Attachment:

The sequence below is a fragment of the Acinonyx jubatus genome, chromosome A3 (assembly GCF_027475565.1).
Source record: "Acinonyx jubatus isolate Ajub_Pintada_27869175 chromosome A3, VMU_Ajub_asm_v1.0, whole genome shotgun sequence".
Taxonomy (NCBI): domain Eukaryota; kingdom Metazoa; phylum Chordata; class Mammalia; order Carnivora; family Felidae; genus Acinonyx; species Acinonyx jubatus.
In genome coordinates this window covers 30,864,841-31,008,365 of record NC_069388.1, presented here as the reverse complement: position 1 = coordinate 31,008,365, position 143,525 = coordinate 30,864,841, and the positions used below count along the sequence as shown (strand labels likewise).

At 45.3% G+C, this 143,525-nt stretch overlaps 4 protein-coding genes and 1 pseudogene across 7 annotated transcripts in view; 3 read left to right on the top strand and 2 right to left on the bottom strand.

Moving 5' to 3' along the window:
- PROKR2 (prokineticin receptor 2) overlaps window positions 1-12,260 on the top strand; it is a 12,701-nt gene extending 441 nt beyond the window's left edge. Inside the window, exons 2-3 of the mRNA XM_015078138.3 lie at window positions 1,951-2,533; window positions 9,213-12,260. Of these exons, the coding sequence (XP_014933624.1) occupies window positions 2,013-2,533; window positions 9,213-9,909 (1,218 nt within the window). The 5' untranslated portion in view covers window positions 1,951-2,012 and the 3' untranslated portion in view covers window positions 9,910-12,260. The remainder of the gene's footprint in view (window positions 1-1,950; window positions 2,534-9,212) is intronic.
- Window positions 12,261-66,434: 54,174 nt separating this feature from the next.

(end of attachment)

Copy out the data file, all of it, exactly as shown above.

The sequence below is a fragment of the Acinonyx jubatus genome, chromosome A3 (assembly GCF_027475565.1).
Source record: "Acinonyx jubatus isolate Ajub_Pintada_27869175 chromosome A3, VMU_Ajub_asm_v1.0, whole genome shotgun sequence".
Taxonomy (NCBI): domain Eukaryota; kingdom Metazoa; phylum Chordata; class Mammalia; order Carnivora; family Felidae; genus Acinonyx; species Acinonyx jubatus.
In genome coordinates this window covers 30,864,841-31,008,365 of record NC_069388.1, presented here as the reverse complement: position 1 = coordinate 31,008,365, position 143,525 = coordinate 30,864,841, and the positions used below count along the sequence as shown (strand labels likewise).

At 45.3% G+C, this 143,525-nt stretch overlaps 4 protein-coding genes and 1 pseudogene across 7 annotated transcripts in view; 3 read left to right on the top strand and 2 right to left on the bottom strand.

Moving 5' to 3' along the window:
- PROKR2 (prokineticin receptor 2) overlaps window positions 1-12,260 on the top strand; it is a 12,701-nt gene extending 441 nt beyond the window's left edge. Inside the window, exons 2-3 of the mRNA XM_015078138.3 lie at window positions 1,951-2,533; window positions 9,213-12,260. Of these exons, the coding sequence (XP_014933624.1) occupies window positions 2,013-2,533; window positions 9,213-9,909 (1,218 nt within the window). The 5' untranslated portion in view covers window positions 1,951-2,012 and the 3' untranslated portion in view covers window positions 9,910-12,260. The remainder of the gene's footprint in view (window positions 1-1,950; window positions 2,534-9,212) is intronic.
- Window positions 12,261-66,434: 54,174 nt separating this feature from the next.